The Plum Street Tiny House Village is a community-wide effort to help the homeless. The City of Olympia partnered with the Seattle-based Low Income Housing Institute (LIHI) to help build and run the site. LOTT Clean Water Alliance donated money for a hygiene trailer. Many service organizations, schools, and contractors assembled the houses. Then hundreds of individual volunteers came to the Plum Street location on Saturdays for two months over the winter, dedicating their time and skills to put everything into place.

The tiny house village opened in February 2019, offering 29 shelters to homeless individuals previously living in tents downtown. “Once the village opened, there was an immediate impact on the downtown homeless population,” says Colin DeForrest, Homeless Response Coordinator for the City of Olympia.

Tiny House Village Painting
“There was a ton of landscaping and a ton painting, both exterior and interior,” Brad Gerber of LIHI shares. “It was a really big team effort.” Photo courtesy: LIHI

“This is shelter taking a new form. It tends to meet people’s needs far better,” says Brad Gerber, LIHI Tiny House Special Projects Manager. “The idea is for the tiny house village to be a bridge into permanent housing and self-sufficiency.” There is no limit to the length of time a person can stay at the village, however typically people stay four to six months. There are certain tasks residents are asked to perform and they need to check in regularly with their on-site case manager.

All the residents work with case managers. Together they come up with a plan for each person to become self-sufficient. The caseworker helps determine what barriers the person may have to finding a job and housing, like getting a driver’s license, a GED, drug or alcohol treatment, paying off fines, or putting together a resume. Sometimes they are referred to a wider range of services.

The Plum Street Village project began when the Olympia City Council declared homelessness a state of public health emergency in July 2018. Over that summer, the number of tents in the downtown core grew from 30 to over 300. The emergency declaration enabled the city to respond to the growing homeless population downtown more quickly. The council then tasked Colin DeForrest with thinking outside the box to come up with new ways to help the homeless.

Plum Street Village Tiny House Construction
A tiny house under construction for the Plum Street Village. Photo courtesy: LIHI

Colin knew of the tiny house projects in the Seattle area and began looking for a suitable location for a similar project in Olympia. The old city nursery property off of Plum Street came to mind. That site had many things going for it. It was city-owned and not in use as a nursery anymore. It was set back from the roads and surrounded by trees, which would afford residents some privacy and a nice setting. The necessary infrastructure like water, sewer, and fencing were already in place. Plus, two storage sheds could be repurposed.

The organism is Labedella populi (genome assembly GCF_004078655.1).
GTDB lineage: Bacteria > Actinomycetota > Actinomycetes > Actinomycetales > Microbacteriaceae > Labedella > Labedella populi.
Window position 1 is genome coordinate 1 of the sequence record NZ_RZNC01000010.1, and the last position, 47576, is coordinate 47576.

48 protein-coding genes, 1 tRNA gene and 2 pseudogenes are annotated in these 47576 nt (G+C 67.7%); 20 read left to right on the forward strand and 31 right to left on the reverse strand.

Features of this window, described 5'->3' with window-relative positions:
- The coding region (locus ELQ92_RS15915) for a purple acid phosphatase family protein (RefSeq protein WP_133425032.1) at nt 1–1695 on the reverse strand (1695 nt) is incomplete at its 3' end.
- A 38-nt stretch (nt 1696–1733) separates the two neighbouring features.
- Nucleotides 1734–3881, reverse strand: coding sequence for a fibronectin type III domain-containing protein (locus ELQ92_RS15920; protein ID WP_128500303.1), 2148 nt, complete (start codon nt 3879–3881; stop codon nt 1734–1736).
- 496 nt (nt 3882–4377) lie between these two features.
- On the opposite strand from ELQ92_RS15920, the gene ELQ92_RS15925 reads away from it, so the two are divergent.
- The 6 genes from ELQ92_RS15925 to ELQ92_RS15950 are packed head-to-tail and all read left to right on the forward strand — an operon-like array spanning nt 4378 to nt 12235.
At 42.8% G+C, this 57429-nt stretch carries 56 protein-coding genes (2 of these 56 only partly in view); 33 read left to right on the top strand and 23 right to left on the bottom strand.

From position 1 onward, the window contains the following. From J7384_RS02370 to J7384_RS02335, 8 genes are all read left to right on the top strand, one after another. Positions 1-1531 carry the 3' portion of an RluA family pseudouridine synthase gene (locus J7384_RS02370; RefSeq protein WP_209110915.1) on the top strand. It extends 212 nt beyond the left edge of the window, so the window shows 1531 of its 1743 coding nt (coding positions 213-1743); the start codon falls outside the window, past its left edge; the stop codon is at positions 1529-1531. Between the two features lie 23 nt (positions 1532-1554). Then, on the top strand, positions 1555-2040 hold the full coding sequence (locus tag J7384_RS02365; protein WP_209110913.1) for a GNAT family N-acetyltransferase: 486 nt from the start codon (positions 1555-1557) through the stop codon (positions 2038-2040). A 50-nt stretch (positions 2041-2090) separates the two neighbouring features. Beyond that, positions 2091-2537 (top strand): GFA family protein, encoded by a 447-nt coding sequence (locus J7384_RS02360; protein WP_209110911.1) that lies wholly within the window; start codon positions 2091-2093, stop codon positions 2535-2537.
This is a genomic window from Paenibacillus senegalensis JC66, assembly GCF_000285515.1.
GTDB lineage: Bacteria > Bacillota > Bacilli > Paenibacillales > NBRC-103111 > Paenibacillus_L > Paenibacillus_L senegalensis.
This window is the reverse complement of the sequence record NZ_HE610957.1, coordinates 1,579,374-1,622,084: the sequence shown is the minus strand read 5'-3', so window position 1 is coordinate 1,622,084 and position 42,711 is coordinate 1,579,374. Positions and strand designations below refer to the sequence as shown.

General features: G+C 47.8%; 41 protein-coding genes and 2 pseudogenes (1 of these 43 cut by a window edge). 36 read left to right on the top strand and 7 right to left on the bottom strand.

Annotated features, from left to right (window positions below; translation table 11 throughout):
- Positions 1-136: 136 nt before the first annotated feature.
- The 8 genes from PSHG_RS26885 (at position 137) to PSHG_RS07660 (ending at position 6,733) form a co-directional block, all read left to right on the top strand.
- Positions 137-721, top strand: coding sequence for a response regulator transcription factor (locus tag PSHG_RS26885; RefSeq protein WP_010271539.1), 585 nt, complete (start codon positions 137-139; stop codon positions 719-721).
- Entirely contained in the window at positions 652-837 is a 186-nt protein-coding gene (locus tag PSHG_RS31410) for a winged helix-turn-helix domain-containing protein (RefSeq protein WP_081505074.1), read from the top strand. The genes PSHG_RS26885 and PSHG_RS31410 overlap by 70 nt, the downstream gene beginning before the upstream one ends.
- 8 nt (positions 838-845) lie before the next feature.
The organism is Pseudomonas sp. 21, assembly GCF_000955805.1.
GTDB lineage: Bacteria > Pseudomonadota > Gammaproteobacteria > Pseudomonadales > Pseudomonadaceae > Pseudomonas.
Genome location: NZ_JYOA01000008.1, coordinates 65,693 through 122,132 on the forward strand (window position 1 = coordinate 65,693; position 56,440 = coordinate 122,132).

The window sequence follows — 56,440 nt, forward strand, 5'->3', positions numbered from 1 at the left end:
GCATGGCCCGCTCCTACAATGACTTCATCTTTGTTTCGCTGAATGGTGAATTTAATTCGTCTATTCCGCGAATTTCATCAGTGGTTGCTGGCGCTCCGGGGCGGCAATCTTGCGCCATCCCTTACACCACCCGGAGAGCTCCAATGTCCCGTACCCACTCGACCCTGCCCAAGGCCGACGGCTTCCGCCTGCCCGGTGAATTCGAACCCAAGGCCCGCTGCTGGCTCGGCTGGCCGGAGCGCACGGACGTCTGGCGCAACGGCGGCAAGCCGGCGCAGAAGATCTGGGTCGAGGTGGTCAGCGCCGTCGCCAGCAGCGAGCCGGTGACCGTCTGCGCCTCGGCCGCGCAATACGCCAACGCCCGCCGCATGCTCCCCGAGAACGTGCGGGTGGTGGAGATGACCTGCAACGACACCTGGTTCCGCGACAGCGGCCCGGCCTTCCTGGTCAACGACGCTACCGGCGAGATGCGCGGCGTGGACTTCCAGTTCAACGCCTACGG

Next Colin contacted LIHI. “LIHI is the gold standard for tiny houses,” says Colin. He reached out to LIHI Executive Director, Sharon Lee, and invited Sharon and her staff to Olympia to look over the site. “That meeting got the ball rolling,” says Colin, and the city quickly formed a partnership with LIHI to help develop and run Plum Street Village.

With LIHI’s experience at building and running tiny house homeless shelters, and the enthusiastic response from the Olympia community, the project was completed in about six months. Any work requiring a permit such as plumbing and electrical was performed by licensed professionals.

Plum Street Village Volunteers
Volunteers gather after a bust work party in front of the Hygiene Trailer, a bathroom facility. Funds to purchase the trailer were donated by LOTT Clean Water Alliance. Photo courtesy: LIHI

The tiny houses were built by volunteers both locally and across the state, including skilled contractors, faith communities, service organizations, and construction training programs at schools and prisons. Once assembled, the tiny houses were trucked to the Plum Street site.

Each house is 8’ x 12’, has a window, locking door, light, and heat. A plaque on each house tells who built it. The Lions Club, Saint Mark Lutheran Church, Cedar Creek Corrections Center, and the Gig Harbor Correction Center for Women are a few of the organizations that built a tiny house.

On Saturdays in late winter, volunteers gathered at the Plum Street property to prepare the site, and to build decks, porches, ramps, handrails, and pathways. LIHI networked with the faith communities to round up volunteers and many learned of the opportunity to lend a hand at public forums. “People showed up rain or shine,” says Brad. “Those days there would be four to five staff directing 60-70 volunteer laborers. It was a two-month intensive project.”

Plum Street Village gathering place
The Greenhouse and tent area function as a community resource center and kitchen. Photo courtesy: LIHI

“People in Olympia were very eager to help. People showed up with skill and passion. It felt very different,” Brad says. “There’s something so unique about working in Olympia. Incredible folks.”

“Olympia really built this village,” adds Brad. “It’s important to know that human resources are there. People will come out of the woodwork and will make it happen.”

Plum Street Village offers privacy, a door and roof, clean water, electricity, a place to wash clothing, safety, and stability. According to Brad, with his experience in Seattle and Olympia, the tiny village model has proven to be an economically sound and effective way to help people out of homelessness.

Print Friendly, PDF & Email